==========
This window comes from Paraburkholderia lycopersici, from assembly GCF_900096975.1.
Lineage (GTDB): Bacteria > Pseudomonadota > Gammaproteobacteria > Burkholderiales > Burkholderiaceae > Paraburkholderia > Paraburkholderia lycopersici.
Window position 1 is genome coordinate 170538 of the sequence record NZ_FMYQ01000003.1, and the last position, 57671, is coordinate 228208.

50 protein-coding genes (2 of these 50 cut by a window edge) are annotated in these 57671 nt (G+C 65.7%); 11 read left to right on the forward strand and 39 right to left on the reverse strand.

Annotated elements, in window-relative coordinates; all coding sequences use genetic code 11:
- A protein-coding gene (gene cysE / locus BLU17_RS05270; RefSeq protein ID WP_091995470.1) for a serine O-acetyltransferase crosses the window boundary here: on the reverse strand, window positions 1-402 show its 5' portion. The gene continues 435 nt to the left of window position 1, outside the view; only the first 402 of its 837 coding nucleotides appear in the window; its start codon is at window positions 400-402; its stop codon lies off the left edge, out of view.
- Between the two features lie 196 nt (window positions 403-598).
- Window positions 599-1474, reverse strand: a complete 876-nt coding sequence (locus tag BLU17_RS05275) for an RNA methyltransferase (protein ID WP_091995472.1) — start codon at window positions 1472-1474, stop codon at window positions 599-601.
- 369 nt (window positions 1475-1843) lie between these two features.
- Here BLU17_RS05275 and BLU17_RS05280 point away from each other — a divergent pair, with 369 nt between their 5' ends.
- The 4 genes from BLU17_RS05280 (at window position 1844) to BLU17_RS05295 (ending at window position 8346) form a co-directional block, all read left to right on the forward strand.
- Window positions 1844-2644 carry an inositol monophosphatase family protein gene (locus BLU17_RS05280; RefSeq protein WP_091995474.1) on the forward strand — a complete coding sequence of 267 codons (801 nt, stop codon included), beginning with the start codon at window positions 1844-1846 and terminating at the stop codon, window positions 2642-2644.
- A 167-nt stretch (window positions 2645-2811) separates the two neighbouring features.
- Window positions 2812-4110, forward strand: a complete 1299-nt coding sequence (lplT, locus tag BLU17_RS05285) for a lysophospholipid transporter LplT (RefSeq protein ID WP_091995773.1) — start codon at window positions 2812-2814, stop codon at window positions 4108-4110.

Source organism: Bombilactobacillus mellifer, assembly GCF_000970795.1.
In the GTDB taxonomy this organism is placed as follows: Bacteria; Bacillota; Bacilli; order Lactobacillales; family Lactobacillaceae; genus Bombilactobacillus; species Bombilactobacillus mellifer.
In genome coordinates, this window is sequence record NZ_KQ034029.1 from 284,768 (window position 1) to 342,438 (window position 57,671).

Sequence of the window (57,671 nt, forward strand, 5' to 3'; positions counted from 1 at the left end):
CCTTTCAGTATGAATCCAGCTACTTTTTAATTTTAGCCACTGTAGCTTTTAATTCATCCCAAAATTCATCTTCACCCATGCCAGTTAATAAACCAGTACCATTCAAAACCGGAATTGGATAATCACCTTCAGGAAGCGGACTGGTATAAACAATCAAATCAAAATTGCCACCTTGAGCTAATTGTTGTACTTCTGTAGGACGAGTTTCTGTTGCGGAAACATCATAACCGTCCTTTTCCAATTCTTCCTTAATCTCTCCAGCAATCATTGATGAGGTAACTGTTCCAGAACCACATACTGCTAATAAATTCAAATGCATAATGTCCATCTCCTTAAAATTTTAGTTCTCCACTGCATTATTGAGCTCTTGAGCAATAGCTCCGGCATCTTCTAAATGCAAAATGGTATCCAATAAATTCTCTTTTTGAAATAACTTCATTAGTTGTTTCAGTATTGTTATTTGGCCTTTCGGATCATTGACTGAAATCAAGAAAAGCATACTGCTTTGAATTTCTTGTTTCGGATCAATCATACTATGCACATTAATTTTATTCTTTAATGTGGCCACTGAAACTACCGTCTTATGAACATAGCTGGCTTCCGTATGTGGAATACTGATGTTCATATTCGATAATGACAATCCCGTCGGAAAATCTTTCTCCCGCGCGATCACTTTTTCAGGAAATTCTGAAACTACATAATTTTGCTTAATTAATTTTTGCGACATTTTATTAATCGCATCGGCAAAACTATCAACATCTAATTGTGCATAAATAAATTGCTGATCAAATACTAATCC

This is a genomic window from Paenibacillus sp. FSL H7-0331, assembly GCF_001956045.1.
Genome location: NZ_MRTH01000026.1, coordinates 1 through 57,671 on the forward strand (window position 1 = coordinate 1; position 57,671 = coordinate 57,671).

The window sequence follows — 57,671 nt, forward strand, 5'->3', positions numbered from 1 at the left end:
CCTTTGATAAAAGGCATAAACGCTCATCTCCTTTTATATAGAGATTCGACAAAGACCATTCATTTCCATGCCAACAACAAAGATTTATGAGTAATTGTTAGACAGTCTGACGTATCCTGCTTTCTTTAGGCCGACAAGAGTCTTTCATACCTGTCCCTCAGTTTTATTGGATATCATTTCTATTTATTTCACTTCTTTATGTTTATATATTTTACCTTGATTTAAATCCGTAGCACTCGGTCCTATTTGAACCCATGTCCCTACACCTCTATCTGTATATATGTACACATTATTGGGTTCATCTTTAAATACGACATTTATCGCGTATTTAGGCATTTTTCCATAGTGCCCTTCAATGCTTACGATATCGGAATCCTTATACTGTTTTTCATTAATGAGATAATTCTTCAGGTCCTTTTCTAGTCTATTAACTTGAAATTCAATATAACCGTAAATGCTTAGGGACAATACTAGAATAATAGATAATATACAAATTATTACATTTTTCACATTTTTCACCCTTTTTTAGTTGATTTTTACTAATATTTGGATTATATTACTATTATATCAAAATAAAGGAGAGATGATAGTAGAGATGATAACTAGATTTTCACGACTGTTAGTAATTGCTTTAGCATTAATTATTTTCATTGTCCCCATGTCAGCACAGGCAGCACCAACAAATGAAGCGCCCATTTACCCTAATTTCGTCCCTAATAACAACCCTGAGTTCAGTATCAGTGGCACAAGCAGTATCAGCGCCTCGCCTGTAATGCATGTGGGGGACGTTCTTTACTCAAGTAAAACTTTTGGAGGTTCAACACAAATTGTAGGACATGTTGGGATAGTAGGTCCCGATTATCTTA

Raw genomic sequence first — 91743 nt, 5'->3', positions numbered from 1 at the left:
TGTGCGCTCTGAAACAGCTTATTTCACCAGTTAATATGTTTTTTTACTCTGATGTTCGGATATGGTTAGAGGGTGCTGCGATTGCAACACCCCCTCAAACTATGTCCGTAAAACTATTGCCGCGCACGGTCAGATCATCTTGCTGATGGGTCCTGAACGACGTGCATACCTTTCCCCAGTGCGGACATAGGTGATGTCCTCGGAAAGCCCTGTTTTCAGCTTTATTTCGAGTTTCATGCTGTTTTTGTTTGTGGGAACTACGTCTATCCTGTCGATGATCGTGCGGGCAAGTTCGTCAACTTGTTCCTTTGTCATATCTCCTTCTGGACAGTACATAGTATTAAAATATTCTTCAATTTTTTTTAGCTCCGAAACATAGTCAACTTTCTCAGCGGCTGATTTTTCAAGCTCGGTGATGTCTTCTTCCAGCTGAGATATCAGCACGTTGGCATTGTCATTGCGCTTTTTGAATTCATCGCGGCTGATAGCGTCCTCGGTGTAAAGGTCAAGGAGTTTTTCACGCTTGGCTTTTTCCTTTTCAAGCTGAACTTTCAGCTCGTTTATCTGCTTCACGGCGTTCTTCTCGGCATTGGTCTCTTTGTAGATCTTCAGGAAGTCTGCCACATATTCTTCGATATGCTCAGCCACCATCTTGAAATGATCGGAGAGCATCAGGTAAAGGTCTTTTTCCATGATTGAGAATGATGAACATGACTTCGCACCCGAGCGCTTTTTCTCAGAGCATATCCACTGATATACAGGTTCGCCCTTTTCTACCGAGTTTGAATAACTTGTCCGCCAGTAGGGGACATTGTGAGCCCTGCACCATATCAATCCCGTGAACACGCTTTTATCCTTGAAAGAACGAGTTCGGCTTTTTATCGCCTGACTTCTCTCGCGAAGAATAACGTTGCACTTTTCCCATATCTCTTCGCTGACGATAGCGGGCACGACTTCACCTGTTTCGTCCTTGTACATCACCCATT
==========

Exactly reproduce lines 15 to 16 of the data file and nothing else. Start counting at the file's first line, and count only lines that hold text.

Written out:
Source organism: Bombilactobacillus mellifer, assembly GCF_000970795.1.
In the GTDB taxonomy this organism is placed as follows: Bacteria; Bacillota; Bacilli; order Lactobacillales; family Lactobacillaceae; genus Bombilactobacillus; species Bombilactobacillus mellifer.